Conditions for Repentance
The word "perhaps" or "may" in 2Tim 2:25 and other similar passages signify hope or prayer. Paul is hopeful that if they sincerely turn from the heresies and unrighteousness or iniquities, and seek spirituality, truth, godliness, they will succeed in repenting. Regarding repentance, see Ezekiel 18 and 33.
[NASB Ezek 33:10-16]
10"Now as for you, son of man, say to the house of Israel, 'Thus you have spoken, saying, "Surely our transgressions and our sins are upon us, and we are rotting away in them; how then can we survive?"' 11"Say to them, 'As I live!' declares the Lord GOD, 'I take no pleasure in the death of the wicked, but rather that the wicked turn from his way and live. Turn back, turn back from your evil ways! Why then will you die, O house of Israel?' 12"And you, son of man, say to your fellow citizens, 'The righteousness of a righteous man will not deliver him in the day of his transgression, and as for the wickedness of the wicked, he will not stumble because of it in the day when he turns from his wickedness; whereas a righteous man will not be able to live by his righteousness on the day when he commits sin.' 13"When I say to the righteous he will surely live, and he [so] trusts in his righteousness that he commits iniquity, none of his righteous deeds will be remembered; but in that same iniquity of his which he has committed he will die. 14"But when I say to the wicked, 'You will surely die,' and he turns from his sin and practices justice and righteousness, 15[if a] wicked man restores a pledge, pays back what he has taken by robbery, walks by the statutes which ensure life without committing iniquity, he shall surely live; he shall not die. 16"None of his sins that he has committed will be remembered against him. He has practiced justice and righteousness; he shall surely live.
The only condition for repentance is sincerity and confessing to God instead of hiding the sins.
[NASB 1John 1:6-10]
6If we say that we have fellowship with Him and [yet] walk in the darkness, we lie and do not practice the truth; 7but if we walk in the Light as He Himself is in the Light, we have fellowship with one another, and the blood of Jesus His Son cleanses us from all sin. 8If we say that we have no sin, we are deceiving ourselves and the truth is not in us. 9If we confess our sins, He is faithful and righteous to forgive us our sins and to cleanse us from all unrighteousness. 10If we say that we have not sinned, we make Him a liar and His word is not in us.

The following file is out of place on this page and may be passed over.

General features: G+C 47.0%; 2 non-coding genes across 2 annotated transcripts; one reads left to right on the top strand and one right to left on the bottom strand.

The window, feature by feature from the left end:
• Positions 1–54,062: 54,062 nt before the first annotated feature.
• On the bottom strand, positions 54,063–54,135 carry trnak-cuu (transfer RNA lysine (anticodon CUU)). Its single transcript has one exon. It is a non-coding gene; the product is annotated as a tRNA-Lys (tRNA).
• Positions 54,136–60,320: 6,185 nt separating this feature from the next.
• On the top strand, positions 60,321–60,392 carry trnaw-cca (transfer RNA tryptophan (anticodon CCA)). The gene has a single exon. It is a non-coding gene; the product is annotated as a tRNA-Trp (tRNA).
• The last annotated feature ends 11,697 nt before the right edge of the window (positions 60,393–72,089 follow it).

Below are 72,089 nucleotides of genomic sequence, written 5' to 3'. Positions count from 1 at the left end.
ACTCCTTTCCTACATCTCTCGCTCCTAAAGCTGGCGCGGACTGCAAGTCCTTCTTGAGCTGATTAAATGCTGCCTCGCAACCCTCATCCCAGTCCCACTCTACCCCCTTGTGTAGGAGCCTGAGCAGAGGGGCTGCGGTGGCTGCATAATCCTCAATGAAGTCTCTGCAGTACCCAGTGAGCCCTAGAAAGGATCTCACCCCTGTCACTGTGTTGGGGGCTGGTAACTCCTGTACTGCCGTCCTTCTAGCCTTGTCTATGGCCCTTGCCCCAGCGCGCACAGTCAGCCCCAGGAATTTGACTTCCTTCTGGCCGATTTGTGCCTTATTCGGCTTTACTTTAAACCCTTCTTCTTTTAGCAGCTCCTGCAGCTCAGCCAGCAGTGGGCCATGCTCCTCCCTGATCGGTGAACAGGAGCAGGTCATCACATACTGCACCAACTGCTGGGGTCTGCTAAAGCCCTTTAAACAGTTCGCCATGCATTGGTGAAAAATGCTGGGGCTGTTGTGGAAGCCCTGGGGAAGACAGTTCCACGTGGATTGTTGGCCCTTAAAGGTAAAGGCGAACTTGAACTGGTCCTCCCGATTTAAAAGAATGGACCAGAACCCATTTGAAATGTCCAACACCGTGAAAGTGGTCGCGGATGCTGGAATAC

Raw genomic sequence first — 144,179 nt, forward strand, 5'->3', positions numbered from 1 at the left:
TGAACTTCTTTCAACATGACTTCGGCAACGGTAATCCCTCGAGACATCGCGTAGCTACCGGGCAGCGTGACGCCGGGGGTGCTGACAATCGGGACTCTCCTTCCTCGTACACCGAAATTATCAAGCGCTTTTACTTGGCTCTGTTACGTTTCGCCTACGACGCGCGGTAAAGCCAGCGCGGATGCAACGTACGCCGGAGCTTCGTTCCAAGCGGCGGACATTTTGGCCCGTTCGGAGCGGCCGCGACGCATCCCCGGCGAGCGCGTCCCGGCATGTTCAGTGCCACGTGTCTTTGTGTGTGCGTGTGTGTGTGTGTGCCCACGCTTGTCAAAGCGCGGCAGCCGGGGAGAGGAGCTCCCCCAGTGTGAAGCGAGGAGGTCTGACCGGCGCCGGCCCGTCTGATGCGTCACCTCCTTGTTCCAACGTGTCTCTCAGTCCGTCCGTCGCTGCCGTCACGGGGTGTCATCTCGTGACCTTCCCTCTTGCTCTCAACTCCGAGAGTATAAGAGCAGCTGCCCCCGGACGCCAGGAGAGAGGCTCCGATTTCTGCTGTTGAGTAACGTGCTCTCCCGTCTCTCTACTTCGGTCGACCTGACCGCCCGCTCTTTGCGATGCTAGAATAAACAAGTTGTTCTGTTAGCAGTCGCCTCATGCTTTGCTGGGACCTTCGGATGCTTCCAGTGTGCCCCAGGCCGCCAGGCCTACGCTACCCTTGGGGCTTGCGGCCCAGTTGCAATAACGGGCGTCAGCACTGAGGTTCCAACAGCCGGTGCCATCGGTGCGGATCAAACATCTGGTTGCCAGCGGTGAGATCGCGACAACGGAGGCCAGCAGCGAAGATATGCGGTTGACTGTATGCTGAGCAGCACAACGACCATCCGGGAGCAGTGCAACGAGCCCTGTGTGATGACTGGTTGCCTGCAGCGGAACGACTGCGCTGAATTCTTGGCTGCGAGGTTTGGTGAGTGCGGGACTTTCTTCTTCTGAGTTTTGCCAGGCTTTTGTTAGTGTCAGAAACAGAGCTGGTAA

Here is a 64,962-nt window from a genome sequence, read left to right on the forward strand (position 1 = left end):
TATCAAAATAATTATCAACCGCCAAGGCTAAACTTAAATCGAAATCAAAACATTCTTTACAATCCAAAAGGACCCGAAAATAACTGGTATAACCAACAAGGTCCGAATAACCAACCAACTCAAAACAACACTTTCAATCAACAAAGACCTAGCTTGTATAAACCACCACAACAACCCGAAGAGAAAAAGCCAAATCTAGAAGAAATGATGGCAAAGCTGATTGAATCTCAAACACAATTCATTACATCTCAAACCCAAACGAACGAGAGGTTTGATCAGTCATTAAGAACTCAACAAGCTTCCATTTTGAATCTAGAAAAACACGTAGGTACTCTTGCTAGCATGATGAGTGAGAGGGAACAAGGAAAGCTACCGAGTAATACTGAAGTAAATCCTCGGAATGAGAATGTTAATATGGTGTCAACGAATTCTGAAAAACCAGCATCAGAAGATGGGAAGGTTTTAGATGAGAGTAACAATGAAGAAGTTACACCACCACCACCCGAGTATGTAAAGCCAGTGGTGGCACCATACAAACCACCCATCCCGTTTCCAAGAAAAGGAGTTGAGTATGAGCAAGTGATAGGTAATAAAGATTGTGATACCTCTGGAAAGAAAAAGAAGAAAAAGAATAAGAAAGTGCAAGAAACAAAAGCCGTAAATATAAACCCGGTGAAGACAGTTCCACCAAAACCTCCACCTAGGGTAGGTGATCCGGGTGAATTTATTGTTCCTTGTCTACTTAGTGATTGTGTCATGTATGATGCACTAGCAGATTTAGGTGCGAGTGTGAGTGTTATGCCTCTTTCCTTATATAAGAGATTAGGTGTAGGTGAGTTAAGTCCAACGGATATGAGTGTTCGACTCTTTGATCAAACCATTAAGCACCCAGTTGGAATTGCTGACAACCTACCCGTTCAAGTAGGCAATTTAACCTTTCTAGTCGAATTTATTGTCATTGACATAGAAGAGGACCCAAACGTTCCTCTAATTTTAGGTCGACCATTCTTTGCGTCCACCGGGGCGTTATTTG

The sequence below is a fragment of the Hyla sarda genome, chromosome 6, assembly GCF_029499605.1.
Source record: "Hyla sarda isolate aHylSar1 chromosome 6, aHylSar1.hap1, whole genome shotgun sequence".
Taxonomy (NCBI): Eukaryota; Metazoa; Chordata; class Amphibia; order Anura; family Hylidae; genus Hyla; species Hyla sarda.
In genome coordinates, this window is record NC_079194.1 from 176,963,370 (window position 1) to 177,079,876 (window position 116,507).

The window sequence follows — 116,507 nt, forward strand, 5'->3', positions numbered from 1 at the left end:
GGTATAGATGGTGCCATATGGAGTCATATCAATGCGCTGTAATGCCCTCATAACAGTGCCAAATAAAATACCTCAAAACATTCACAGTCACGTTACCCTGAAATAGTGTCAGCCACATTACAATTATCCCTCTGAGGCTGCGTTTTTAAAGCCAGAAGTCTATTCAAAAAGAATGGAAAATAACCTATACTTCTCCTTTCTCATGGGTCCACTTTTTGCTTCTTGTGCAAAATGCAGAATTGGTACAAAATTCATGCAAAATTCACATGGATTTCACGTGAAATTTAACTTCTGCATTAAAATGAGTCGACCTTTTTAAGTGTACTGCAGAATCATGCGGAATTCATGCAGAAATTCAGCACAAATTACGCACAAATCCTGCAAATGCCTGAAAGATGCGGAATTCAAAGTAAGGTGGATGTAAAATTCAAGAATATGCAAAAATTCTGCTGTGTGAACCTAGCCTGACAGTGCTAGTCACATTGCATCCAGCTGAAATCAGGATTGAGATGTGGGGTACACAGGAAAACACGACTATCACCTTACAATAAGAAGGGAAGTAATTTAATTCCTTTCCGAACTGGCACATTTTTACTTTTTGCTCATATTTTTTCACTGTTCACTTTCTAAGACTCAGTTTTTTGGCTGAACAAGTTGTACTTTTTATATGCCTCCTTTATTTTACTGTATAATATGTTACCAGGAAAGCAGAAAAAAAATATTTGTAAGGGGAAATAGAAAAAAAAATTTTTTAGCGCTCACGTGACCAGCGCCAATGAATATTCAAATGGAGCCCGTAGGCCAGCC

Easton's Bible Dictionary, Repentance:
There are three Greek words used in the New Testament to denote
repentance. (1.) The verb metamelomai is used of a change of mind,
such as to produce regret or even remorse on account of sin, but not
necessarily a change of heart. This word is used with reference to the
repentance of Judas (Mat 27:3).
(2.) Metanoeo, meaning to change one's mind and purpose, as the result
of after knowledge. This verb, with (3) the cognate noun metanoia, is
used of true repentance, a change of mind and purpose and life, to
which remission of sin is promised.
Evangelical repentance consists of (1) a true sense of one's own guilt
and sinfulness; (2) an apprehension of God's mercy in Christ; (3) an
actual hatred of sin (Psa 119:128; Job 42:5,6; 2Cr 7:10) and turning
from it to God; and (4) a persistent endeavour after a holy life in a
walking with God in the way of his commandments.
The true penitent is conscious of guilt (Psa 51:4,9), of pollution
(51:5,7,10), and of helplessness (51:11; 109:21,22). Thus he
apprehends himself to be just what God has always seen him to be and
declares him to be. But repentance comprehends not only such a sense
of sin, but also an apprehension of mercy, without which there can be
no true repentance (Psa 51:1; 130:4).
Regarding the phrase about granting repentance, Bullinger's Figures of speech book is key to understand Biblical figurative language. Passive works are often written as active verbs in the Hebrew theology. So technically God doesn't grant repentance, but allows it through man's freewill, though such language depicts the sovereignty of God, it often causes confusion to those unlearned of the Hebrew literature and theology.